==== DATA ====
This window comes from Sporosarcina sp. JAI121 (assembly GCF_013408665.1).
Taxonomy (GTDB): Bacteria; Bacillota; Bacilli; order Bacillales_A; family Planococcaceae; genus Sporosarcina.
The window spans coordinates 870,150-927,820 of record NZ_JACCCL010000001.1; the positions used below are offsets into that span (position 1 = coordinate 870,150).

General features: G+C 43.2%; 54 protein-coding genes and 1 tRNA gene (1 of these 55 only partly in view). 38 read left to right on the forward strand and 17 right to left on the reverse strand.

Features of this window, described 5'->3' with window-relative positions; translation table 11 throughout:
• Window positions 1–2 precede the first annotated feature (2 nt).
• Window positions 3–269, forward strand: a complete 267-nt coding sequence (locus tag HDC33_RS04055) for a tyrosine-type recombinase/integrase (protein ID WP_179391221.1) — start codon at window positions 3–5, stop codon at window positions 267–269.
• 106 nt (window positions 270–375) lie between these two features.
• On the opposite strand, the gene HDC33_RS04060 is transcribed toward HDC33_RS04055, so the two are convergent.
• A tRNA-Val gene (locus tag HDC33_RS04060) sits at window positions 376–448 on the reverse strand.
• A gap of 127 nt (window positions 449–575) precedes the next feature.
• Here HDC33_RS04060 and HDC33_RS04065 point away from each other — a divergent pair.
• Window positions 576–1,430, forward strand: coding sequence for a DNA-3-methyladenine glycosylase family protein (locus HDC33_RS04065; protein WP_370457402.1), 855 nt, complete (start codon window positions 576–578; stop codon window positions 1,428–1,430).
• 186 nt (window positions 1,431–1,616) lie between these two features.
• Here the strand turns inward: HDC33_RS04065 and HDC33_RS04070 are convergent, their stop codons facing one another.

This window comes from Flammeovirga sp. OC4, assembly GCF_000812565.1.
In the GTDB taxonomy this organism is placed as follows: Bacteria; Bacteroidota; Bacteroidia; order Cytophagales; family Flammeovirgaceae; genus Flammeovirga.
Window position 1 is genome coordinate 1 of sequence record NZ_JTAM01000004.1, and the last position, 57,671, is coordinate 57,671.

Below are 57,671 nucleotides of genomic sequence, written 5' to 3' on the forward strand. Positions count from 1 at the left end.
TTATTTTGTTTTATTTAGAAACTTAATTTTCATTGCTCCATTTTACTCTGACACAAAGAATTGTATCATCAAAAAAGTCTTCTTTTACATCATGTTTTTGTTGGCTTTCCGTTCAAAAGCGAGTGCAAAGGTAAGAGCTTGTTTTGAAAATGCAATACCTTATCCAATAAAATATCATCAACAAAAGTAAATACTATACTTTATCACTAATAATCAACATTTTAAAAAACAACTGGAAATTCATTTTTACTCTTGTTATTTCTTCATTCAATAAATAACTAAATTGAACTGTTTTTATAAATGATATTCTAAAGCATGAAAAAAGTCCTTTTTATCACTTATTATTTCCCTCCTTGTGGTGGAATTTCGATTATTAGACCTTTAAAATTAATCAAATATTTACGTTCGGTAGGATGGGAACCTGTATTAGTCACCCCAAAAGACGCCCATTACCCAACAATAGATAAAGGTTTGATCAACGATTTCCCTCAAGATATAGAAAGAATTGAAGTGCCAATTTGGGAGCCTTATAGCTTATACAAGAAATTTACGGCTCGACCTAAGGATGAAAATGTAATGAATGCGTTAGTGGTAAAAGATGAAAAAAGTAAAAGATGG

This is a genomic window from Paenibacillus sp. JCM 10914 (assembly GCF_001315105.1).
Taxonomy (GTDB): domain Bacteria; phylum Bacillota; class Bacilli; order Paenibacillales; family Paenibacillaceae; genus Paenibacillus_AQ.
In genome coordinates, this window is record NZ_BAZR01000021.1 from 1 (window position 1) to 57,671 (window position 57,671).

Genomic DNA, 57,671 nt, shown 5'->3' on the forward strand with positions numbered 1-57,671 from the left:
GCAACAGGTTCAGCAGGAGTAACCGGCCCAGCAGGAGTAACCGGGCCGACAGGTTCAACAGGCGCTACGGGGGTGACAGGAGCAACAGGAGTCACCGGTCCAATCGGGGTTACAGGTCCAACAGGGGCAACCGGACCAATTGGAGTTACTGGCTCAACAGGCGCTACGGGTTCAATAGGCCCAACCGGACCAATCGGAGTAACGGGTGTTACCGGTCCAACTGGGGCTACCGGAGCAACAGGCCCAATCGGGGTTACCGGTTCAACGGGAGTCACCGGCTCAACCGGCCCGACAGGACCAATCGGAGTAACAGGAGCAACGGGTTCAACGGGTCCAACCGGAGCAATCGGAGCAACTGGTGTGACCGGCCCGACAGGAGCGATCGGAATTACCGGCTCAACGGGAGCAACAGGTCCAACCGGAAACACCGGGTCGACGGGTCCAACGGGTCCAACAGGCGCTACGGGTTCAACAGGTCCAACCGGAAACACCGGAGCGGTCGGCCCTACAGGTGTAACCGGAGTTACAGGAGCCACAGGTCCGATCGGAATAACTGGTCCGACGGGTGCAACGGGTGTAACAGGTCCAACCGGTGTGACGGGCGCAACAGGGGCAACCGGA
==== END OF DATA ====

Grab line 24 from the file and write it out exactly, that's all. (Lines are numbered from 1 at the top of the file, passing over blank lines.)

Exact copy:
Genomic DNA, 57,671 nt, shown 5'->3' on the forward strand with positions numbered 1-57,671 from the left: